The market is not a force. The forces involved are those of the creative designers and marketing departments. The market is the momentum resulting from the successful application of these forces. The market has no will of its own that could even make it a force: buyers do not cause products to exist; they are forever limited to choose among existing ones, and which they choose is not random. If they cannot choose reasonably good products, such as when the choice is severely restricted by vendors who produce dirt cheap and low quality goods that cater to the immediate needs and wants of the mass market to the exclusion of robust, safe products, we need to react because the products are harmful to users and they no have means to know it until it's too late.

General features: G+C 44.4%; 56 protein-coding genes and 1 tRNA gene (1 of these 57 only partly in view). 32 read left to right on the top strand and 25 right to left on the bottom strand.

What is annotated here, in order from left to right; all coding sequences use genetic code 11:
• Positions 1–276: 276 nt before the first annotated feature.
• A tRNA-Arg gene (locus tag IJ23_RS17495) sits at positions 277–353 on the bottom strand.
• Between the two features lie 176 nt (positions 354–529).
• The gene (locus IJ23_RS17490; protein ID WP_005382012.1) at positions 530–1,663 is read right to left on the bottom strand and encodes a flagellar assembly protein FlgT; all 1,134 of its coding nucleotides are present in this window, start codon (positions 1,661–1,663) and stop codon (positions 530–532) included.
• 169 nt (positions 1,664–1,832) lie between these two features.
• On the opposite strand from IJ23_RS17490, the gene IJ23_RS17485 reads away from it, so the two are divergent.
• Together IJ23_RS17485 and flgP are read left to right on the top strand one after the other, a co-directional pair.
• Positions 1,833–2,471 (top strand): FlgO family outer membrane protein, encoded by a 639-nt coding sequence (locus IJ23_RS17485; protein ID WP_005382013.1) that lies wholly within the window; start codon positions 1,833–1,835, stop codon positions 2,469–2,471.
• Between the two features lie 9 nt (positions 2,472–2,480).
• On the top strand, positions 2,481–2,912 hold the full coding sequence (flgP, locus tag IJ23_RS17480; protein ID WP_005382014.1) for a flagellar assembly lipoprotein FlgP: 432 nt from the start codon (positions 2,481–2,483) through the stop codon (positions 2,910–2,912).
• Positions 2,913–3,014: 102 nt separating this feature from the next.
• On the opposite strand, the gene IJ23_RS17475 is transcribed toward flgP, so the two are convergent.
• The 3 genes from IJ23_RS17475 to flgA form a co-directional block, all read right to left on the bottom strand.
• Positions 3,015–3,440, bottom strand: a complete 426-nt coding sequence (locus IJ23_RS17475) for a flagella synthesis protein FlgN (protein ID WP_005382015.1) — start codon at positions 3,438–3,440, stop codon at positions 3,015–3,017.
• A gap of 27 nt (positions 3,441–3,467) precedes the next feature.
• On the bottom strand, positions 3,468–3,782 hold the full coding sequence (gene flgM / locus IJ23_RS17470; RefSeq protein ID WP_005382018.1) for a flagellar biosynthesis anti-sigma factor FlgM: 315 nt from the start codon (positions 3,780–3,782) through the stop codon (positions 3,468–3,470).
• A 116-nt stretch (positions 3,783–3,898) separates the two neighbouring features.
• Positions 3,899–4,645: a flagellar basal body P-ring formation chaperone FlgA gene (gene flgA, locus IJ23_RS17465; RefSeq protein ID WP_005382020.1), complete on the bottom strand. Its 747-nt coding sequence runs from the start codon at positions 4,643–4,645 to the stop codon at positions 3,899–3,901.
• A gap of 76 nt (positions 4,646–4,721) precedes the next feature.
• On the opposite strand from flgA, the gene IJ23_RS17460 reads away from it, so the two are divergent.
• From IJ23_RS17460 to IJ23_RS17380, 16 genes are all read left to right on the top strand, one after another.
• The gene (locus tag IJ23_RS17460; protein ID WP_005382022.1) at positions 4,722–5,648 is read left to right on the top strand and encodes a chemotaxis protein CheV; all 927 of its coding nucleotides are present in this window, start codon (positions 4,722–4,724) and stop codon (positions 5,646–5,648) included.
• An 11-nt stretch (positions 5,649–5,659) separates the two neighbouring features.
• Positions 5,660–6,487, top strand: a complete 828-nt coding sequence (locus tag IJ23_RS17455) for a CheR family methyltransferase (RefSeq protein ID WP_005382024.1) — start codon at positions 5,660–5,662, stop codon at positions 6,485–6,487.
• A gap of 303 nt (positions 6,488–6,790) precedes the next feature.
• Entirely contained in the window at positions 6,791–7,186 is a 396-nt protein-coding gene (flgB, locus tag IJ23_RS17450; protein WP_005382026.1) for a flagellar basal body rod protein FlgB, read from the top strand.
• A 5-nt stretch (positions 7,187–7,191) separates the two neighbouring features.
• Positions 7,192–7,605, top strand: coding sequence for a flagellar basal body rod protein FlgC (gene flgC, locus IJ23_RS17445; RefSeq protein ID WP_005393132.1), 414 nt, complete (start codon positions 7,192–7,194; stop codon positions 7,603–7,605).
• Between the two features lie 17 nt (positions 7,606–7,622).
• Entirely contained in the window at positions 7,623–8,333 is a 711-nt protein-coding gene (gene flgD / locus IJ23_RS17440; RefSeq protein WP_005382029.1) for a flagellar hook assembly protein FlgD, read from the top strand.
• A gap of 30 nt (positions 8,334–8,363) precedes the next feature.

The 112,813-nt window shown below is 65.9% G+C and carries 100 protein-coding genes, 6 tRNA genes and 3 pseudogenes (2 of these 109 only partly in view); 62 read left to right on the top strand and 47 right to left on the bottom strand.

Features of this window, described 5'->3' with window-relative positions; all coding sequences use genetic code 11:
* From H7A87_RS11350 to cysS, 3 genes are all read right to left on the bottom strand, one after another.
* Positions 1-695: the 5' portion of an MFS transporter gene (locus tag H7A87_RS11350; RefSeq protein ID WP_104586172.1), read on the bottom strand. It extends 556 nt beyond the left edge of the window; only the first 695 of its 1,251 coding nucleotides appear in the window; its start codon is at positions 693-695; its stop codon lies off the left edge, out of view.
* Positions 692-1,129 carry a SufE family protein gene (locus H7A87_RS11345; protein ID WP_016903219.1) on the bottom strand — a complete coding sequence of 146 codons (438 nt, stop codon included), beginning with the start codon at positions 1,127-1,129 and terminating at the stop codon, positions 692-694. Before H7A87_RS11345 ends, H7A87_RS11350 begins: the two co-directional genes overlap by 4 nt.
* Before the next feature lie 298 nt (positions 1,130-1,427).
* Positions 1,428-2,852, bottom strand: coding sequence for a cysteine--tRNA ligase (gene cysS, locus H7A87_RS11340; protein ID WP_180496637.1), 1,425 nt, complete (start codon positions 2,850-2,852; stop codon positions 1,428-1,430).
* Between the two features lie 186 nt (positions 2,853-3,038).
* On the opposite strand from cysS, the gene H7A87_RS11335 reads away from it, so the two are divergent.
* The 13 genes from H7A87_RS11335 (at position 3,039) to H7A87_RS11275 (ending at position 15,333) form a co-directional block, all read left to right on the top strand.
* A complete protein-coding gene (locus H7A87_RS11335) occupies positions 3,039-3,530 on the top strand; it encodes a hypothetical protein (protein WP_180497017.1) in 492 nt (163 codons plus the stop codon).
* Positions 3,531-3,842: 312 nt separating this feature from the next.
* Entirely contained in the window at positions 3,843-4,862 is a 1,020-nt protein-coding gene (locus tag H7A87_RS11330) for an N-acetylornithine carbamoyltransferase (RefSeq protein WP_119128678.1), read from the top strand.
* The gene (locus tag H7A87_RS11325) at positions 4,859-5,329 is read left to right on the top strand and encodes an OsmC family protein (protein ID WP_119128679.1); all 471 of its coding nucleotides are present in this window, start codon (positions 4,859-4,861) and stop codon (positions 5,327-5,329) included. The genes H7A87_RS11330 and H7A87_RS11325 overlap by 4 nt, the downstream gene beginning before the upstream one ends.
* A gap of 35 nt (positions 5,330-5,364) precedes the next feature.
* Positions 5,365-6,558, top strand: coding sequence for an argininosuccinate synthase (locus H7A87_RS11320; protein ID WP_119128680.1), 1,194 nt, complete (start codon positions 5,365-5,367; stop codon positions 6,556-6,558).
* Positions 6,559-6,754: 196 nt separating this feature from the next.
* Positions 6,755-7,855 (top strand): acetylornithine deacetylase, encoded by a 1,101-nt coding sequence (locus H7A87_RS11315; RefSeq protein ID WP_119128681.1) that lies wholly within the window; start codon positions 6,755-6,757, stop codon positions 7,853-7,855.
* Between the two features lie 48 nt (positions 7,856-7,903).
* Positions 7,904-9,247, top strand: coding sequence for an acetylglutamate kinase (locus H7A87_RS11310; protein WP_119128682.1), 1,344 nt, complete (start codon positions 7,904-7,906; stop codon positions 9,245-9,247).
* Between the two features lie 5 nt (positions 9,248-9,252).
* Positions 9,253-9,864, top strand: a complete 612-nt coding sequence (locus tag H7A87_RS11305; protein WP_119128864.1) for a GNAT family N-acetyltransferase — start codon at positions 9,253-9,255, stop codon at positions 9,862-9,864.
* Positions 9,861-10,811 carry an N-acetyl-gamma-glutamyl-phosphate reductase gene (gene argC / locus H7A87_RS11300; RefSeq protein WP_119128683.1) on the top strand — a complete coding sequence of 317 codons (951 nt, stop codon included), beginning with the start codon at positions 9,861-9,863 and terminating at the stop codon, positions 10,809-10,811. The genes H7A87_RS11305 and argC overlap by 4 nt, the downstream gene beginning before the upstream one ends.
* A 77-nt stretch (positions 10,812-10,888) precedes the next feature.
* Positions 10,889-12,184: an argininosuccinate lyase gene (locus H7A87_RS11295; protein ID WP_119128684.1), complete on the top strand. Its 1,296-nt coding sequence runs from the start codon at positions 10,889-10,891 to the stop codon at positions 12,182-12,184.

When deficient products are sold outside the software industry, customers sue for damages and the government sets quality standards through laws and regulations to protect users who cannot be expected to have the technical knowledge required to judge the quality of the goods they buy, or whether statements about the quality are honest, so that a baseline quality exists above which to choose products. When deficient products are sold in the software industry, they are hailed as if the "market as chosen", and as (de facto) standard-setting. Why is this? When will the first class-action suit be brought against a software vendor who has knowingly sold deficient products for the past 15 years? (And not just this one vendor -- with the increasing popularity of the Internet, products that offer "internet access" show a surprising disdain for the specifications and the protocols they claim to implement.)
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